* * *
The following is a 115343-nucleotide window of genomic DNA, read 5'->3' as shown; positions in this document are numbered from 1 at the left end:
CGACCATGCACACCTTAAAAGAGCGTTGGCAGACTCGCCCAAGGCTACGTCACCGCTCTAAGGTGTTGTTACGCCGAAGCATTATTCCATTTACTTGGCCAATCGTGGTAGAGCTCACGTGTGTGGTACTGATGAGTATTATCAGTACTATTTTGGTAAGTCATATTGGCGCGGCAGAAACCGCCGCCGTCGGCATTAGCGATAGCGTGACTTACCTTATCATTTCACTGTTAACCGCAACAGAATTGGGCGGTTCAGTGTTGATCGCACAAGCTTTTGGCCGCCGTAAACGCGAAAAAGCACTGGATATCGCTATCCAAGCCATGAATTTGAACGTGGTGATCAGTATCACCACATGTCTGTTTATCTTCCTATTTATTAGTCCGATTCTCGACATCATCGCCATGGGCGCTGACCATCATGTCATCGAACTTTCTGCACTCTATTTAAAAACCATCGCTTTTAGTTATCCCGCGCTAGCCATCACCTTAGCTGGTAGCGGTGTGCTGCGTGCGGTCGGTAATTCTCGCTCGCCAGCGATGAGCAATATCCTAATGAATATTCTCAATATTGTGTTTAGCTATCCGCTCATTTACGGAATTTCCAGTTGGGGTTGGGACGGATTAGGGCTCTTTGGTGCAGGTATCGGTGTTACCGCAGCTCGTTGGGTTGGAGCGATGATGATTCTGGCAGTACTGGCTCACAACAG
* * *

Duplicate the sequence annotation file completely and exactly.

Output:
The following is a 115343-nucleotide window of genomic DNA, read 5'->3' as shown; positions in this document are numbered from 1 at the left end:
CGACCATGCACACCTTAAAAGAGCGTTGGCAGACTCGCCCAAGGCTACGTCACCGCTCTAAGGTGTTGTTACGCCGAAGCATTATTCCATTTACTTGGCCAATCGTGGTAGAGCTCACGTGTGTGGTACTGATGAGTATTATCAGTACTATTTTGGTAAGTCATATTGGCGCGGCAGAAACCGCCGCCGTCGGCATTAGCGATAGCGTGACTTACCTTATCATTTCACTGTTAACCGCAACAGAATTGGGCGGTTCAGTGTTGATCGCACAAGCTTTTGGCCGCCGTAAACGCGAAAAAGCACTGGATATCGCTATCCAAGCCATGAATTTGAACGTGGTGATCAGTATCACCACATGTCTGTTTATCTTCCTATTTATTAGTCCGATTCTCGACATCATCGCCATGGGCGCTGACCATCATGTCATCGAACTTTCTGCACTCTATTTAAAAACCATCGCTTTTAGTTATCCCGCGCTAGCCATCACCTTAGCTGGTAGCGGTGTGCTGCGTGCGGTCGGTAATTCTCGCTCGCCAGCGATGAGCAATATCCTAATGAATATTCTCAATATTGTGTTTAGCTATCCGCTCATTTACGGAATTTCCAGTTGGGGTTGGGACGGATTAGGGCTCTTTGGTGCAGGTATCGGTGTTACCGCAGCTCGTTGGGTTGGAGCGATGATGATTCTGGCAGTACTGGCTCACAACAG